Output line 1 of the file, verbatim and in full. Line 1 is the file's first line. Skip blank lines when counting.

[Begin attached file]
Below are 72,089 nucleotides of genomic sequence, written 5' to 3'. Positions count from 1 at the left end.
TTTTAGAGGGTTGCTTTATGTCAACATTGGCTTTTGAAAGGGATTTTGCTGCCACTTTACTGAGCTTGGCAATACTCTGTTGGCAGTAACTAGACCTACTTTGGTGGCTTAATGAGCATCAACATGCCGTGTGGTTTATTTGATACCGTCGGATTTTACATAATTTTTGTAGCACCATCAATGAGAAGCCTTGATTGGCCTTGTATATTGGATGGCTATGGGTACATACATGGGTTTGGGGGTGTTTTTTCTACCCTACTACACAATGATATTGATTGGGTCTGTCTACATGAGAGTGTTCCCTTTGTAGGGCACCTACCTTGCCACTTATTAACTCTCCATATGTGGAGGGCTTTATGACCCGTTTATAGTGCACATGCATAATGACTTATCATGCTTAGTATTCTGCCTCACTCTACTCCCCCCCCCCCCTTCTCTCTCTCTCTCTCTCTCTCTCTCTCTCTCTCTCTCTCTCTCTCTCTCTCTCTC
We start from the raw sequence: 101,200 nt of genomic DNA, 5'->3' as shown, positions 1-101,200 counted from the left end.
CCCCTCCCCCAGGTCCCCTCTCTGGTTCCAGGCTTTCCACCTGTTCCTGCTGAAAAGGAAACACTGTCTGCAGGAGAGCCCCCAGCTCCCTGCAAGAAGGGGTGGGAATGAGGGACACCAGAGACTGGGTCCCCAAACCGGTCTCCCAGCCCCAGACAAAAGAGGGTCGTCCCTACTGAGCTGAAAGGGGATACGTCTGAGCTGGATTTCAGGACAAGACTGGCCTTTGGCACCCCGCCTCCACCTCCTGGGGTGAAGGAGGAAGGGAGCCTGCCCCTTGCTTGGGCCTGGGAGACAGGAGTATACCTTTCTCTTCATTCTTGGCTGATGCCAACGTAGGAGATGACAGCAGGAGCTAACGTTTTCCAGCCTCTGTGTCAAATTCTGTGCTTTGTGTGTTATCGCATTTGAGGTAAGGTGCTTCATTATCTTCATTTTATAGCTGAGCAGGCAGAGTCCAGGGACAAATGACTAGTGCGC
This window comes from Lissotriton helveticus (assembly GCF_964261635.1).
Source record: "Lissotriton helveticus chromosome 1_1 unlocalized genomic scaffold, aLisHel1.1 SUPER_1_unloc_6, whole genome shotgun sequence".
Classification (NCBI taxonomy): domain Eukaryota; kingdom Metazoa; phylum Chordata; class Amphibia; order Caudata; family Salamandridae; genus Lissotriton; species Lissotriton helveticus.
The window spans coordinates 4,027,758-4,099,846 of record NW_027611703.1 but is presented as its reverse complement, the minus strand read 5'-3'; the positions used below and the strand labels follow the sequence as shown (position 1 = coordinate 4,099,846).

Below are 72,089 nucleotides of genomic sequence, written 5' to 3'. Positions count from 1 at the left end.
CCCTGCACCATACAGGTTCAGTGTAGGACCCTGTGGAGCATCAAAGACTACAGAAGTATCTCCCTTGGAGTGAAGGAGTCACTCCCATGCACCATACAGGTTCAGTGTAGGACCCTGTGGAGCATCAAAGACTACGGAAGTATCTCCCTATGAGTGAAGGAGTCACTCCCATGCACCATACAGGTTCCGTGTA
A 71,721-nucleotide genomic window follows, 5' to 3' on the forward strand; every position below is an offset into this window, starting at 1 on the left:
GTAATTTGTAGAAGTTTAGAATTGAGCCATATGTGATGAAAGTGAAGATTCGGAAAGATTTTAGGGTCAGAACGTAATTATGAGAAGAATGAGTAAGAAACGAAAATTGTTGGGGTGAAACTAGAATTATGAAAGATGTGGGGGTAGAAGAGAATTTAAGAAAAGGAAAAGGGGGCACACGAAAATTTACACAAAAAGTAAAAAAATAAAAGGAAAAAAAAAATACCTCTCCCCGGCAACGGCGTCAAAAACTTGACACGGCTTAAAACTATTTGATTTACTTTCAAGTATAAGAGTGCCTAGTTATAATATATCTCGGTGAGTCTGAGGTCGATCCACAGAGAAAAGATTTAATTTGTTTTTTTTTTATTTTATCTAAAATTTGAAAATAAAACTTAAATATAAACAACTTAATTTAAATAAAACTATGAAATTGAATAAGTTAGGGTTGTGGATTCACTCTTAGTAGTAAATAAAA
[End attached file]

Below are 72,089 nucleotides of genomic sequence, written 5' to 3'. Positions count from 1 at the left end.